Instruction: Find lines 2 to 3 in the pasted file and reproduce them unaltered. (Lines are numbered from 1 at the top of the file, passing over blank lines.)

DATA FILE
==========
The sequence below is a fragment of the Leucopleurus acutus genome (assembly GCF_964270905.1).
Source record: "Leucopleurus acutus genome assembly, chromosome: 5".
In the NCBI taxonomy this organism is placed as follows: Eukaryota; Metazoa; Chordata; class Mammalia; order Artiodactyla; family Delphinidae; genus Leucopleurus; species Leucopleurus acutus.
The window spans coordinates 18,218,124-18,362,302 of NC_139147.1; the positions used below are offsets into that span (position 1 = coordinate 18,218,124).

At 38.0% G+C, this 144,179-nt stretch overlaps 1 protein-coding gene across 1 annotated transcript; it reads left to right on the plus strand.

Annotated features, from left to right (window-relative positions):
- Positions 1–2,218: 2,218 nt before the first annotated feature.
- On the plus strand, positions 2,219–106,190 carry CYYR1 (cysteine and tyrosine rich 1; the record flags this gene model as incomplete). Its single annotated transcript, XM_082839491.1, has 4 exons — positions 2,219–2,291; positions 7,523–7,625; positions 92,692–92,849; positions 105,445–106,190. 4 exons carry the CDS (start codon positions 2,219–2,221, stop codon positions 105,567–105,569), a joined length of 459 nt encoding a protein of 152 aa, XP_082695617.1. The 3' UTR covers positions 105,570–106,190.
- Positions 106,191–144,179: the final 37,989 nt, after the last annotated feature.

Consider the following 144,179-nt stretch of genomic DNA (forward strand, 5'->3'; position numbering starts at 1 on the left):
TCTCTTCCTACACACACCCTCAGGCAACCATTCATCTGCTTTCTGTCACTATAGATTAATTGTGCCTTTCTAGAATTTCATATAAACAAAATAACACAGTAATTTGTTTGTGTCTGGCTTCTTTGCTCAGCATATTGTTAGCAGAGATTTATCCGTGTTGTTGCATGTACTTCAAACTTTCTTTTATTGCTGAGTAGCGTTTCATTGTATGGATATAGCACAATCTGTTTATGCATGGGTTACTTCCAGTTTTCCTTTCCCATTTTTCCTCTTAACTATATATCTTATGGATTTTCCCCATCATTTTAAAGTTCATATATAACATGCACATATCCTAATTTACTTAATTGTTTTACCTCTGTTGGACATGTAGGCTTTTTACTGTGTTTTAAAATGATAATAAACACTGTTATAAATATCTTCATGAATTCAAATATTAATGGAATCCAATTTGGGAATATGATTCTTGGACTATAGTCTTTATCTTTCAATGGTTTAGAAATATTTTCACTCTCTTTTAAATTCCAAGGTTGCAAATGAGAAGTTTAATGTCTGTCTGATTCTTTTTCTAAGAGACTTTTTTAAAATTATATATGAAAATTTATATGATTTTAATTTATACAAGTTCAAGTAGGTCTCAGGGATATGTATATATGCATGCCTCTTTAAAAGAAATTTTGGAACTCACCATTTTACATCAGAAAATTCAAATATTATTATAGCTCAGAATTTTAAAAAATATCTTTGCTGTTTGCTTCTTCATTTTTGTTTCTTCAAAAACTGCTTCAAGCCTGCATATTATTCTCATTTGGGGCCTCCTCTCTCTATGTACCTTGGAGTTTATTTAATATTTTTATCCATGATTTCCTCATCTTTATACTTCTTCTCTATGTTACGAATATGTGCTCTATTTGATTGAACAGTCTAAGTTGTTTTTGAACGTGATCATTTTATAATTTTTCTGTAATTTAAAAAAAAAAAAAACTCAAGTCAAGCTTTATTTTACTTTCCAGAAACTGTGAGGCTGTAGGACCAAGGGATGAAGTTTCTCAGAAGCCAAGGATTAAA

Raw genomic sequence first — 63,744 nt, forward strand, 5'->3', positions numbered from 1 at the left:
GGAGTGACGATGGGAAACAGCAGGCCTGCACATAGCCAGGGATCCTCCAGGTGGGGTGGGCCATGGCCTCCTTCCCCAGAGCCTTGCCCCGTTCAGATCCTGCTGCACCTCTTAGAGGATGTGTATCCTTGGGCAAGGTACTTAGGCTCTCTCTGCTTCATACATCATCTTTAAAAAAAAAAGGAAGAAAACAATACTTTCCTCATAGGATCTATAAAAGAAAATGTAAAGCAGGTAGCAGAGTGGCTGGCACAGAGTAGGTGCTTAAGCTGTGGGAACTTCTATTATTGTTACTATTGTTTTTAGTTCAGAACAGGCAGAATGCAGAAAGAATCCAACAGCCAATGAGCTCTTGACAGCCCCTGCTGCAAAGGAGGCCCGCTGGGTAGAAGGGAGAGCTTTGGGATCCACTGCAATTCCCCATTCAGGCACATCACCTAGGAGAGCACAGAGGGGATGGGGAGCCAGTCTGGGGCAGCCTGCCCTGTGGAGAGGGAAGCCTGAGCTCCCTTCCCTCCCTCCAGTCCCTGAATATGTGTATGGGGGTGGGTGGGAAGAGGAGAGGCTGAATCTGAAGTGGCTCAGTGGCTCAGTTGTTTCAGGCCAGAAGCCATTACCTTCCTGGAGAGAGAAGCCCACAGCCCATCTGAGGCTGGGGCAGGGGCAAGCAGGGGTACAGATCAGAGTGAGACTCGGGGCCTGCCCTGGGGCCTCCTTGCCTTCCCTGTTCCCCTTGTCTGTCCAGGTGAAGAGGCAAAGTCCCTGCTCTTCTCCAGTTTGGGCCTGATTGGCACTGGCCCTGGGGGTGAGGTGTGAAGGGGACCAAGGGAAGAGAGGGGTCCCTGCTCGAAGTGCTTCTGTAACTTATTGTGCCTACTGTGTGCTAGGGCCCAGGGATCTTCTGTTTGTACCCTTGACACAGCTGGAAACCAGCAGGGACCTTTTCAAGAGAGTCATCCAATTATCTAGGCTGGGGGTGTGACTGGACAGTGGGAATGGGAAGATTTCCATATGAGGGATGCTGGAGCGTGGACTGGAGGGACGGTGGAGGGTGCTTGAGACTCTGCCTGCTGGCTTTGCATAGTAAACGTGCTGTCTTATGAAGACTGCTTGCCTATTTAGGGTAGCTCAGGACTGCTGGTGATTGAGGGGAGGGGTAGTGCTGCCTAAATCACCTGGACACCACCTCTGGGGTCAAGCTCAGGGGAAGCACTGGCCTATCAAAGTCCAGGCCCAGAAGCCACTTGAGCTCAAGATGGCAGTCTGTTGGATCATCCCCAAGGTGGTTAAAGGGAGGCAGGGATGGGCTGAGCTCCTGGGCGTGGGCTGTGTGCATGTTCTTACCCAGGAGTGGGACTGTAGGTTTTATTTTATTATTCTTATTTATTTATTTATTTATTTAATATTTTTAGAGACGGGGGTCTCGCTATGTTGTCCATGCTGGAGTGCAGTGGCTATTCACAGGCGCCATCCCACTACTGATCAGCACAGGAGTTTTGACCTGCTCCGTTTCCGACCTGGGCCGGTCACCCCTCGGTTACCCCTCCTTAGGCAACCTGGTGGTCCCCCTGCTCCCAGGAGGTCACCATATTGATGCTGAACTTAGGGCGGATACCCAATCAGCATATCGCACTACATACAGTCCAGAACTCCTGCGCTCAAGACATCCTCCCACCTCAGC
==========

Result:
Source record: "Leucopleurus acutus genome assembly, chromosome: 5".
In the NCBI taxonomy this organism is placed as follows: Eukaryota; Metazoa; Chordata; class Mammalia; order Artiodactyla; family Delphinidae; genus Leucopleurus; species Leucopleurus acutus.